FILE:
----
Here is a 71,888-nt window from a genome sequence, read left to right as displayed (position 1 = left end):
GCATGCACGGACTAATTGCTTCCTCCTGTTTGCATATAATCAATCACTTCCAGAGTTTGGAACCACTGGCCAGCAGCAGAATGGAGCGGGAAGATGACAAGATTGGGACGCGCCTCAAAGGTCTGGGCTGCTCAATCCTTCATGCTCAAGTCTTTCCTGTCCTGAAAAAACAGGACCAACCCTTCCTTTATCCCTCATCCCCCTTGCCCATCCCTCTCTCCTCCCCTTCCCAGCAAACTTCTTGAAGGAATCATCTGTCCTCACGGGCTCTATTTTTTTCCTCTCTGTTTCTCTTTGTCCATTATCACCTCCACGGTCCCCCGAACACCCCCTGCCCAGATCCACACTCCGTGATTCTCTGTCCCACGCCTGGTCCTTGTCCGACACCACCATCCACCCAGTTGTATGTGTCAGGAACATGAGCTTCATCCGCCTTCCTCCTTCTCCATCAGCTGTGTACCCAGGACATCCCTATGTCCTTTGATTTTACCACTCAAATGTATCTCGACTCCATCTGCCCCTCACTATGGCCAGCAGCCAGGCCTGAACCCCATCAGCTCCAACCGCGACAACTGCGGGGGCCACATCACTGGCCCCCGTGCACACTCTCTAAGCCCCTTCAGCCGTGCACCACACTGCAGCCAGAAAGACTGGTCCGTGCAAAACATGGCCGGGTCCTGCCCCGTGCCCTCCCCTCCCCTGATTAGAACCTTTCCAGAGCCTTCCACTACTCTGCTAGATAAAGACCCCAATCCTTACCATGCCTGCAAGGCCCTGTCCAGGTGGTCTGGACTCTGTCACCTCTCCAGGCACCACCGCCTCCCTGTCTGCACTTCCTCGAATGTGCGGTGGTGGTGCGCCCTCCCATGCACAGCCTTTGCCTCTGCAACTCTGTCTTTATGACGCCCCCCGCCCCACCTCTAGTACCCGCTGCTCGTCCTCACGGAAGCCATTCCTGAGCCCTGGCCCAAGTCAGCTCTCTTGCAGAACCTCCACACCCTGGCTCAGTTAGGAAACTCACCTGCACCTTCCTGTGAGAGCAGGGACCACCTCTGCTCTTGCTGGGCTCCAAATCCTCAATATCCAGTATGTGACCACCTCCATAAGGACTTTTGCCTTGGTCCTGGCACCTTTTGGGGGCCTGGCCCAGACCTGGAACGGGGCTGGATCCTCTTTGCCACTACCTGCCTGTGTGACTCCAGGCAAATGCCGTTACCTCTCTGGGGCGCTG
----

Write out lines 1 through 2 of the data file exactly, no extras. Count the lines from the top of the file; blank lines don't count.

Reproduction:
Here is a 71,888-nt window from a genome sequence, read left to right as displayed (position 1 = left end):
GCATGCACGGACTAATTGCTTCCTCCTGTTTGCATATAATCAATCACTTCCAGAGTTTGGAACCACTGGCCAGCAGCAGAATGGAGCGGGAAGATGACAAGATTGGGACGCGCCTCAAAGGTCTGGGCTGCTCAATCCTTCATGCTCAAGTCTTTCCTGTCCTGAAAAAACAGGACCAACCCTTCCTTTATCCCTCATCCCCCTTGCCCATCCCTCTCTCCTCCCCTTCCCAGCAAACTTCTTGAAGGAATCATCTGTCCTCACGGGCTCTATTTTTTTCCTCTCTGTTTCTCTTTGTCCATTATCACCTCCACGGTCCCCCGAACACCCCCTGCCCAGATCCACACTCCGTGATTCTCTGTCCCACGCCTGGTCCTTGTCCGACACCACCATCCACCCAGTTGTATGTGTCAGGAACATGAGCTTCATCCGCCTTCCTCCTTCTCCATCAGCTGTGTACCCAGGACATCCCTATGTCCTTTGATTTTACCACTCAAATGTATCTCGACTCCATCTGCCCCTCACTATGGCCAGCAGCCAGGCCTGAACCCCATCAGCTCCAACCGCGACAACTGCGGGGGCCACATCACTGGCCCCCGTGCACACTCTCTAAGCCCCTTCAGCCGTGCACCACACTGCAGCCAGAAAGACTGGTCCGTGCAAAACATGGCCGGGTCCTGCCCCGTGCCCTCCCCTCCCCTGATTAGAACCTTTCCAGAGCCTTCCACTACTCTGCTAGATAAAGACCCCAATCCTTACCATGCCTGCAAGGCCCTGTCCAGGTGGTCTGGACTCTGTCACCTCTCCAGGCACCACCGCCTCCCTGTCTGCACTTCCTCGAATGTGCGGTGGTGGTGCGCCCTCCCATGCACAGCCTTTGCCTCTGCAACTCTGTCTTTATGACGCCCCCCGCCCCACCTCTAGTACCCGCTGCTCGTCCTCACGGAAGCCATTCCTGAGCCCTGGCCCAAGTCAGCTCTCTTGCAGAACCTCCACACCCTGGCTCAGTTAGGAAACTCACCTGCACCTTCCTGTGAGAGCAGGGACCACCTCTGCTCTTGCTGGGCTCCAAATCCTCAATATCCAGTATGTGACCACCTCCATAAGGACTTTTGCCTTGGTCCTGGCACCTTTTGGGGGCCTGGCCCAGACCTGGAACGGGGCTGGATCCTCTTTGCCACTACCTGCCTGTGTGACTCCAGGCAAATGCCGTTACCTCTCTGGGGCGCTG